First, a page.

Tenant’s appeal to recover £14,000 pre-payment from landlord rejected by Upper Tribunal

A “low income” tenant who sued his former landlord for repayment of his deposit of almost £14,000 on the basis that the pre-payment arrangement was a “requirement” that was “imposed” upon him has had his appeal dismissed.

Tenant’s appeal to recover £14,000 pre-payment from landlord rejected by Upper Tribunal

The Upper Tribunal for Scotland refused an appeal against a decision of the First-tier Tribunal for Scotland (Housing and Property Chamber), which had rejected the tenant’s claim after finding that he requested the arrangement. 

‘Pre-payment agreement’

Sheriff Nigel Ross heard that the appellant James Malloch was formerly a tenant of the respondent Bernisdale Homes Ltd in relation to a residential dwelling in Edinburgh.

The parties entered into a short assured tenancy agreement dated 8 November 2016, which was also the date of entry, with the initial term of the tenancy due to expire on 7 November 2017 but with a provision that the tenancy would continue thereafter on a monthly basis until terminated by either party. 

The appellant thereafter occupied the property in terms of the tenancy agreement until the respondent served notice to quit, in terms of which the tenancy was terminated in December 2018.

The monthly rent was £1,165 a month, but prior to the commencement of the tenancy, the parties came to an arrangement whereby the appellant would pay an advance of 12 months’ rent, in the sum of £13,980, prior to entry. 

The appellant was concerned that he would not pass an “affordability” test if the respondent were to assess his means, owing to his low income. 

To meet this, he offered to pay 12 months’ rent in advance to secure the property, and the respondent accepted his proposal.

‘Prohibited requirement’

However, at the end of the tenancy the appellant raised an application for repayment to him of the sum of £13,980.

The appellant relied on section 89 of the Rent (Scotland) Act 1984, which prohibits premiums or loans payable by rent in order to prevent landlords demanding extra payment over and above rent, and also provides that any requirement imposed to pay rent in advance in excess of six months is void and unenforceable.

The FtT accepted that the appellant had paid the sum of £13,980 before the commencement of the lease, but dismissed his application after ruling that the pre-payment was not imposed by the respondent.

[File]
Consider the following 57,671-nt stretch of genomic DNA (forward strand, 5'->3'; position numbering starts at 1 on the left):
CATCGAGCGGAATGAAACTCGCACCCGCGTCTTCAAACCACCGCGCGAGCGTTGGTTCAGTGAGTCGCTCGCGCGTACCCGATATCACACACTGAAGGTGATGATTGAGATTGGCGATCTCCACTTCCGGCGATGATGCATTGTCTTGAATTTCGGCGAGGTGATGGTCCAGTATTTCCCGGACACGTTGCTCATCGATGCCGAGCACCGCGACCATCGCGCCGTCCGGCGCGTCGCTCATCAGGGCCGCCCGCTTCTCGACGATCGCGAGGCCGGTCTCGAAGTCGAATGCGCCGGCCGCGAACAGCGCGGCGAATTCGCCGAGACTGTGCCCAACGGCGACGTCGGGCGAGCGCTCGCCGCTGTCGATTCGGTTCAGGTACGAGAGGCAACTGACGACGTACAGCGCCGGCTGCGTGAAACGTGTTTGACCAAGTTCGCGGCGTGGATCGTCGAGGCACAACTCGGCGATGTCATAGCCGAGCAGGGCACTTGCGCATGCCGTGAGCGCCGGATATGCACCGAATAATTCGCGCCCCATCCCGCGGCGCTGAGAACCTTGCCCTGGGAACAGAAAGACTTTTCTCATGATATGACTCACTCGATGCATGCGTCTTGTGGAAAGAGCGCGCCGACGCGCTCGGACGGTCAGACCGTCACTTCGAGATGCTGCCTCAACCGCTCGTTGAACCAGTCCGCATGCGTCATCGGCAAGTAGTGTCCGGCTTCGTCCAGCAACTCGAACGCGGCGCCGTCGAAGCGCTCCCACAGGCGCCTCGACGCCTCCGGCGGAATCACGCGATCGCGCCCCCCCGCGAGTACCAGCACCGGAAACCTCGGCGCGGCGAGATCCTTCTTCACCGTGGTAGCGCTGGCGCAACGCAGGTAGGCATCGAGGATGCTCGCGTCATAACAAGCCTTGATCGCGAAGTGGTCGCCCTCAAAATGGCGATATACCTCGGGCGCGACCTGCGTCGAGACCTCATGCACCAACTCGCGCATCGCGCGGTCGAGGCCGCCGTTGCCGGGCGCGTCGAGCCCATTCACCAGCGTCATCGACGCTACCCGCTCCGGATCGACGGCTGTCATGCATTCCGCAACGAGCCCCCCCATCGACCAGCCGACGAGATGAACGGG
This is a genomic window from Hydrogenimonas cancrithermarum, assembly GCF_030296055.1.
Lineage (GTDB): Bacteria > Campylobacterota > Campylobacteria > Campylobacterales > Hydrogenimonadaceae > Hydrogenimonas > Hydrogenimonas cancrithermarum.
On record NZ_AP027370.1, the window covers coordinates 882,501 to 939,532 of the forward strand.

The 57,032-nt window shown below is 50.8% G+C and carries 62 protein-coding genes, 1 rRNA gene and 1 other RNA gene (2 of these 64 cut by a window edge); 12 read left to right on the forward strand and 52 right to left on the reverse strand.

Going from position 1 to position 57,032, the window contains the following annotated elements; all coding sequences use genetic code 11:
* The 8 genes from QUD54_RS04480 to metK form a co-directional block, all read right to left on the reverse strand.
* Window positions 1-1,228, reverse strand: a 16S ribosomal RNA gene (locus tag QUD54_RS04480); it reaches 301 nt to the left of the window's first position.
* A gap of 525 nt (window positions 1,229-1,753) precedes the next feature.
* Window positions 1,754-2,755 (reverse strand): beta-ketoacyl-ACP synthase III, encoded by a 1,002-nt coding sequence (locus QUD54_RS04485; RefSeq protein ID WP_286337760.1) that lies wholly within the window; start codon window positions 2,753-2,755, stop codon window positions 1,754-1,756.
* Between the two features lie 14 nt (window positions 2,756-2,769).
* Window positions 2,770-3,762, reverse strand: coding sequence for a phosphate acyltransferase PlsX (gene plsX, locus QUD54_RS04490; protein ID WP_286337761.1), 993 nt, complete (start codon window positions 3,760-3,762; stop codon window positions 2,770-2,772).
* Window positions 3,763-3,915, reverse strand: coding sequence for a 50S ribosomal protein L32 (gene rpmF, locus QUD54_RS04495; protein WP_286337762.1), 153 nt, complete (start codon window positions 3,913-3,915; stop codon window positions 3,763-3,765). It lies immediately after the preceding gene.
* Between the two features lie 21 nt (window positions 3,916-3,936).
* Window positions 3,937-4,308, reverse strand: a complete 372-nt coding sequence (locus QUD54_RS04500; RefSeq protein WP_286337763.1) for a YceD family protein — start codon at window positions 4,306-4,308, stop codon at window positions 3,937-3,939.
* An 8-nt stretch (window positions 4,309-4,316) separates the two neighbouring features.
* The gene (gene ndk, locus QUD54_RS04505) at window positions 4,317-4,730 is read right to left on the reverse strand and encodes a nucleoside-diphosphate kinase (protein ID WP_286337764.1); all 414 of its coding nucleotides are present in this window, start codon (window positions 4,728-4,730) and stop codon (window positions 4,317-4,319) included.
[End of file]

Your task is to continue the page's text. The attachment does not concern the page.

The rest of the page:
The FtT found that it was an arrangement suggested by the appellant, and acceded to by the respondent, to address the appellant’s personal financial difficulties. 

The appellant challenged that decision, claiming that the provision in the tenancy agreement, which required him to make a 12-month pre-payment, was a prohibited requirement - even though it was his idea.

The appellant also relied on a published article by a legal practitioner which supported his claim, and argued that the FtT ought to have followed that “expert” view.

‘Tenant not entitled to repayment’

Refusing the appeal, the sheriff ruled that the appellant was “not entitled” to payment of £13,980 from the respondent.

In a written decision notice, Sheriff Ross said: “The FtT found in fact that the respondent had entered into an arrangement with the appellant, for a 12-month pre-payment of rent, at the instance and request of the appellant.

“The appellant made that request, to get around the fact that his income was insufficient to meet the financial requirements which the respondent would otherwise impose. On an ordinary reading of s.89(1), the section strikes at any ‘requirement’ which was ‘imposed’, whether as a condition of the grant, renewal or continuance of the tenancy or under the terms thereof.

“The FtT’s findings were that the pre-payment arrangement was neither a ‘requirement’, nor was ‘imposed’. Where the appellant requested such an arrangement, he could not argue that the requirement was ‘imposed’ upon him, or that the respondent made pre-payment a ‘condition of the grant’ of the tenancy. 

“The appellant argues that only the terms of the written agreement may be looked at. It is clear, however, that s.89 contemplates that pre-contract discussions will be relevant. To that extent the appellant’s argument is incorrect.

“The terms of clause 3 of the tenancy agreement stipulate ‘The first twelve months’ rent is payable at or before the entry date’. That requirement is absolute. 

“On the evidence, however, the pre-payment was not imposed ‘under the terms thereof’ for the purposes of s.89(1). Clause 3 reflects the parties’ agreement, upon which the FtT made findings. 

“It did and does not separately operate to impose a different or additional requirement. It makes no new requirement or imposition. It reflects the parties’ consensus. Accordingly, s.89(4) is not triggered.”

He added: “The appellant relies on a published article by a legal practitioner who he describes as an expert, and criticises the FtT for not following that view. 

“The FtT, however, required to come to their own conclusion on the law, and did not err in not considering itself bound by the opinion of a commentator. 

“The FtT would have been in error if they delegated their own interpretation of the law to any other source. They did not do so.”

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